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Is criticizing Judaism or Jews ipso facto anti-Semitism ?

Reader comment on item: Immanuel Kant vs. Israel
in response to reader comment: Kant and German Antisemitism

Submitted by Ianus (Poland), Aug 30, 2010 at 10:31

Dear PLRose ,

Thanks for the explanation. But let me ask you out of curiosity a few questions. How do you define "anti-semtism" ? You speak of social and official anti-Semtisim. Now I wonder , is criticisng Judaism as an absurd creed anti-Semitism ? Is criticizng Jews equivalent to anti-Semitism? Unless these questions are clarified I consider your charges against Germans in the 19th century with utmost caution.

If there were people in Germany who disliked some of the habits and mentality of Jews , then this doesn't make them automatically anti-Semites in my eyes because as far as I know the Jews themselves are well aware of their own imperfection and short-comings and admit them. What are Jewish jokes about their greedy rabbis all about ? If Kant criticized Judaism as an absurd creed, then just a look at the so called Scripture ( bloody Mosaic laws and absurdities like magic healing of lepra ) confirms he was right without any necessary corollary he was an anti-Semite.

Second, the Jews had many friends in Germany in the 19th century like Friedrich Nietzsche whose misuse by the Nazis doesn't change his basic philosemitism. But for me the problem with German Jews was a bit different. The problem was their rapid and total assimilation. By 1914 you couldn't se any kaftan Jews as in Poland's shtetls. German culture was very attractive for them , German universities opened up new horizons and showed all the absurdity of the rabbinic wisdom. Atheism and agnosticism were widespread among the German Jewish youth. Theodor Herzl , Einstein and a plethora of other Jewish Germans show what the tendency was . The Jews had no chance in Germany not because of anti-Semitism but becaus the Jews there wanted to be Germans, not Jews. During WWI 100000 German Jews fought for Kaiser (whom you brand as social anti-Semite) und Vaterland , many won iron crosses. Rathenau saved Germany from immediate defeat through the shortage of ammunitions , Fritz Haber introduced chemical warfare. All of them considered themselves as good Germans , not good Jews!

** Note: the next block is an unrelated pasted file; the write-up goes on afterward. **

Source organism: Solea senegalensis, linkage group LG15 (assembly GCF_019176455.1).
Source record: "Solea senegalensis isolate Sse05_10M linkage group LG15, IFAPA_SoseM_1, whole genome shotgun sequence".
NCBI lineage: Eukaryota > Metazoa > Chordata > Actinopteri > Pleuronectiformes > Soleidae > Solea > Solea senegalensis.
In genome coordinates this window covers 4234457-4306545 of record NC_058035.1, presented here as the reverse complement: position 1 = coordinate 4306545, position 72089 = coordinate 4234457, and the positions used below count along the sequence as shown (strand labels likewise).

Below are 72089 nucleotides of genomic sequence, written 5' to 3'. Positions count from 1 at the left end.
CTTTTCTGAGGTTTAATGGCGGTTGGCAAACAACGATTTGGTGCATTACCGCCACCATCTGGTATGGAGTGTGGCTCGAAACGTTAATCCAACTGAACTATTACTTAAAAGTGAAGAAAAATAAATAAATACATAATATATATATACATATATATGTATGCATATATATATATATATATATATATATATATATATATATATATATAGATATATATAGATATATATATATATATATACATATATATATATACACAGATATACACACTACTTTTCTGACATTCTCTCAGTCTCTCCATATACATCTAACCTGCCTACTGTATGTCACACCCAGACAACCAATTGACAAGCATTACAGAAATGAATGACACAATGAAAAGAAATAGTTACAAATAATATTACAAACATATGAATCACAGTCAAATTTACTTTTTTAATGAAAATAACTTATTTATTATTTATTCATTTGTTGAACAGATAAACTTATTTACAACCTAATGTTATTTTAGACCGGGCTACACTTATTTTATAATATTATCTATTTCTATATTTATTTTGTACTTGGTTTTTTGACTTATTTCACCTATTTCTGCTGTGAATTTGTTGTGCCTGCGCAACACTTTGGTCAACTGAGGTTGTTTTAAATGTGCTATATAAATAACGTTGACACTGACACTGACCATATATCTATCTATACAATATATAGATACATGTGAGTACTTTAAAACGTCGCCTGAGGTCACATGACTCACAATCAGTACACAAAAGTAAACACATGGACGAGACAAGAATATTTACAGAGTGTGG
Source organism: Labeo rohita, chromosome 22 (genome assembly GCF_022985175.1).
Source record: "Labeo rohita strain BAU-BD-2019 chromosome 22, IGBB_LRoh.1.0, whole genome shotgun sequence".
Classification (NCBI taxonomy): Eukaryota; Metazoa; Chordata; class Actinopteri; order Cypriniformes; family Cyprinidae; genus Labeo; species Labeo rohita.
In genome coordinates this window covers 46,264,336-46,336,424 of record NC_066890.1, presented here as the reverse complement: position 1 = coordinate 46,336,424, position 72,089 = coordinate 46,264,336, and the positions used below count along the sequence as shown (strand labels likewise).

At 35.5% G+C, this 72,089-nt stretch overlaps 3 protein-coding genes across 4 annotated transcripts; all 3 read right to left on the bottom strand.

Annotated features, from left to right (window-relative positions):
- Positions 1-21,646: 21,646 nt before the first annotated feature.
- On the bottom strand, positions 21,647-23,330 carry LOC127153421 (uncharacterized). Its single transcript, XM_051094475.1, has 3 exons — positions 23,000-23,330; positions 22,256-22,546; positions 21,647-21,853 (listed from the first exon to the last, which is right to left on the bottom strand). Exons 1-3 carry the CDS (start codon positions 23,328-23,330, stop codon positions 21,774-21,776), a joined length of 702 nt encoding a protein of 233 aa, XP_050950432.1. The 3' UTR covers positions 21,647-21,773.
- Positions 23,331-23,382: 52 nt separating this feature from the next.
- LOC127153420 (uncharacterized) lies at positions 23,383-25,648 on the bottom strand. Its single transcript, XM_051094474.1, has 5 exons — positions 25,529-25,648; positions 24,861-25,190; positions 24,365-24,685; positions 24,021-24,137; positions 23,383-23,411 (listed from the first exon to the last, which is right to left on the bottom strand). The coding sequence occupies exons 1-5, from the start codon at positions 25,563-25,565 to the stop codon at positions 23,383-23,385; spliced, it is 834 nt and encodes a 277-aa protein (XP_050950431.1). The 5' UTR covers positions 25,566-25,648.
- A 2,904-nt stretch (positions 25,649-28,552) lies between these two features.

I understand that this in turn must have alarmed the conservative Jews, especially the rabbis who stood before a perspective of losing their flocks to the German majority.

I agree with what you write :

" The defeat in 1918, however, uncorked the bottle and allowed extreme antisemitism - including fantasies of extermination - to emerge into public debate."

But the sad history of the Soviet Republic of Bavaria in the spring of 1919 suggests these "fantasies" had some quite real background.

Submitting....

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